The early modern view of “the connected world” (ch. 2) is an example of a large-scale conceptual scheme. See if you can describe this worldview in your own words. Are there any parts of it still present in contemporary science? (See p. 38 for some suggestions—try to expand on these or come up with your own examples.)
Chapter 2 of The Scientific Revolution explains the conceptual scheme of “the connected world”. This view studies and explores knowledge with a big-picture lens. Early modern thinkers connected God, nature, and humans to understand a larger life purpose. Some examples of this view are the ladder of nature, the Great Chain of Being, and Aristotle’s four causes. These ideologies emphasis an interconnectedness between all things and work to comprehend their relationships. Natural philosophy is a science of that time that encompassed this thinking. This philosophy studied not simply the science we define today, but also theology and metaphysics. Today, the sciences are more focused and distinct. Ecology and environmental science today could be compared to connected world studies of the past because they explore both nature and humans. However, these sciences still leave out connections with theology and other categories of knowledge. The only other study that I can think of today that is similar to the all-encompassing thought of the early modern age is the liberal arts college education. This type of learning emphasizes knowledge of all areas, specifically making connections across all subjects and different classes.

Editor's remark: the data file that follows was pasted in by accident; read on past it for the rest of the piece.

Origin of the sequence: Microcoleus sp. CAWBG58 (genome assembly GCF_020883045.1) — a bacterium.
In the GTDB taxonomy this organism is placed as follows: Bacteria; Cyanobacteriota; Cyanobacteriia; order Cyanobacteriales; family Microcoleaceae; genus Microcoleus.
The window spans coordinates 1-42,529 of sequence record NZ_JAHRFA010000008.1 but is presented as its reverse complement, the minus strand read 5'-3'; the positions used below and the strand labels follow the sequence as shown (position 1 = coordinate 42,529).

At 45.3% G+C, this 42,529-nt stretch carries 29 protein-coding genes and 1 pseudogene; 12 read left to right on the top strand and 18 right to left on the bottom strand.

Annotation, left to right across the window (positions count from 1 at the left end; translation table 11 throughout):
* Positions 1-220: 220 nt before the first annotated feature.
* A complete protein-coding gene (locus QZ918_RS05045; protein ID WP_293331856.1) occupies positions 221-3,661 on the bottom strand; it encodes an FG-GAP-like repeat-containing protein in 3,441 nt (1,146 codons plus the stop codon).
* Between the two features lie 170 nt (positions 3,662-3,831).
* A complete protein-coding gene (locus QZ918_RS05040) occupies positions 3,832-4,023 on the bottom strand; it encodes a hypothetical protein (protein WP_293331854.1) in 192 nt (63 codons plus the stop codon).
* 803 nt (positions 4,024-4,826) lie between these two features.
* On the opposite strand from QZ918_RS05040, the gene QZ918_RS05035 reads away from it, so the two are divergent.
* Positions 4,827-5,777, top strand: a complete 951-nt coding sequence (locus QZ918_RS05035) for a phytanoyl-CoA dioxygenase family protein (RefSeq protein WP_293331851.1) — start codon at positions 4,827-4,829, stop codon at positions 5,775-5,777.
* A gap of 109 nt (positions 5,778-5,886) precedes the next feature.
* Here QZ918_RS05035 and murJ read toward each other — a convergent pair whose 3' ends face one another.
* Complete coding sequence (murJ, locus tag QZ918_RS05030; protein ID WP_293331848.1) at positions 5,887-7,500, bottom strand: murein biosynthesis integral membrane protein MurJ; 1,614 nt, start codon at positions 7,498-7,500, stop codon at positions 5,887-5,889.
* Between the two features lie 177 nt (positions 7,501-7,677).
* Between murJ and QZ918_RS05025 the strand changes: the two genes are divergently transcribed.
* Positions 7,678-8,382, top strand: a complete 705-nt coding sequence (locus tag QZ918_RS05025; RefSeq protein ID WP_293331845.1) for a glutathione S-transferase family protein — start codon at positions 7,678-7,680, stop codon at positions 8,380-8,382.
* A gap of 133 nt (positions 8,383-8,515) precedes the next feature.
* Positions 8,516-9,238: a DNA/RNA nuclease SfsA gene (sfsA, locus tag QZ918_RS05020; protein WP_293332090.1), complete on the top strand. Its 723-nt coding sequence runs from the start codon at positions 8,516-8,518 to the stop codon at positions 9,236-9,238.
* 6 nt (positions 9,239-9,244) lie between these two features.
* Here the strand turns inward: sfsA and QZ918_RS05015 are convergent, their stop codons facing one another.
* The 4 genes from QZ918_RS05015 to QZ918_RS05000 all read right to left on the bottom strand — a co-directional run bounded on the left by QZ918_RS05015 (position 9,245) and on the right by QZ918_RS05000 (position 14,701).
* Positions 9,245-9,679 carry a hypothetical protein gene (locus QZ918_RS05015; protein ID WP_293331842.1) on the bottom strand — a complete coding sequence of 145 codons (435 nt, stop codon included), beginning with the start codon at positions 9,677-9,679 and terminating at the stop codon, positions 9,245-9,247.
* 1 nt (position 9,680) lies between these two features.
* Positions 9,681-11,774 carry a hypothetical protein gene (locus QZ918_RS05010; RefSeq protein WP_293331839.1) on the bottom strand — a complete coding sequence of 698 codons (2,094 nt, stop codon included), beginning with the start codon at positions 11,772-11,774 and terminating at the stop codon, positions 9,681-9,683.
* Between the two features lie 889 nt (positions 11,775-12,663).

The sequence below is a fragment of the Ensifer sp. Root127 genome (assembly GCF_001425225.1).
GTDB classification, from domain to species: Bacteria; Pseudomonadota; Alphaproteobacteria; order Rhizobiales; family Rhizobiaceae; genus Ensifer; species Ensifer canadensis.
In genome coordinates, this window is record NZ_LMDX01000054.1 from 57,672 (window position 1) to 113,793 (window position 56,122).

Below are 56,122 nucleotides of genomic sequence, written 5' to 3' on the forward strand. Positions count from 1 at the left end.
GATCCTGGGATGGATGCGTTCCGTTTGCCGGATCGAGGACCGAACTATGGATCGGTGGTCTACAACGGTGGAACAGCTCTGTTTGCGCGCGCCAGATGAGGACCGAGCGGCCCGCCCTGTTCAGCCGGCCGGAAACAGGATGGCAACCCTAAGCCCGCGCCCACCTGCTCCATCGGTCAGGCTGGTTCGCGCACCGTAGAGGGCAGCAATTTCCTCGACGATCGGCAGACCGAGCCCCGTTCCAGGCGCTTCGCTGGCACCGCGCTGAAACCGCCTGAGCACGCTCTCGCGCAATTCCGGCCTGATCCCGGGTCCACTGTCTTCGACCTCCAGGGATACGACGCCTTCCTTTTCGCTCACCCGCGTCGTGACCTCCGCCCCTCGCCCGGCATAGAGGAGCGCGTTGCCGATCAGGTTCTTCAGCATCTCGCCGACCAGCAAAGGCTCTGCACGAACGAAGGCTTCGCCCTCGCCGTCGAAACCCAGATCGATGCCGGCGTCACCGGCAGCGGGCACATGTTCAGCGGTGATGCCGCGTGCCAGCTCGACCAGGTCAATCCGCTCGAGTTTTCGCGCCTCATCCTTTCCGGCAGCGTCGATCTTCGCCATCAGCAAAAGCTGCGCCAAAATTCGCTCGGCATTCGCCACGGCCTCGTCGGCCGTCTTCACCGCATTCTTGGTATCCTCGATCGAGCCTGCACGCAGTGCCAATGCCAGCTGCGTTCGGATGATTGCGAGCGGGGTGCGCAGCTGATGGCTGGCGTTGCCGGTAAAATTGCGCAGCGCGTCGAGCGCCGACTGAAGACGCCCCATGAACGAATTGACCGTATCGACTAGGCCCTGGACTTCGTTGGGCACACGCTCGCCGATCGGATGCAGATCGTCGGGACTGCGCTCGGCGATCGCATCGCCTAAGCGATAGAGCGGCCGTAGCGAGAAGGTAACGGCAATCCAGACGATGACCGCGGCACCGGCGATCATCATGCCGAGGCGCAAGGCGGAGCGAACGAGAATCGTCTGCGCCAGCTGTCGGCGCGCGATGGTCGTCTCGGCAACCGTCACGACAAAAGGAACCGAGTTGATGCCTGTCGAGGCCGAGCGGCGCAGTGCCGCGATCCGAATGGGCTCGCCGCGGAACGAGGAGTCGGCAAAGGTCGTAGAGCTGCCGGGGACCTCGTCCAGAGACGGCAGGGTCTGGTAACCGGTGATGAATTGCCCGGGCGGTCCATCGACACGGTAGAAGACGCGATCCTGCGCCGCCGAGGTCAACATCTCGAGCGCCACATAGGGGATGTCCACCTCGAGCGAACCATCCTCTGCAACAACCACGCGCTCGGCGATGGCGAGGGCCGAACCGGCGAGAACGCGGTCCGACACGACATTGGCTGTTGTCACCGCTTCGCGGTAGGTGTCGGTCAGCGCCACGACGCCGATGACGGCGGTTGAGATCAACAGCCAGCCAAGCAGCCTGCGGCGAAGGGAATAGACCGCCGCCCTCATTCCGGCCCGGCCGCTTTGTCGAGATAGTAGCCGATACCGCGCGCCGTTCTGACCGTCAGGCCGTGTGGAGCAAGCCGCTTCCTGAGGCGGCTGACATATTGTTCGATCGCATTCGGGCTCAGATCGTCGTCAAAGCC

Question: What are the advantages and disadvantages of studying large-scale versus small-scale knowledge? Are the defined and focused sciences of today more efficient than the “connected-world” studies of the early modern view?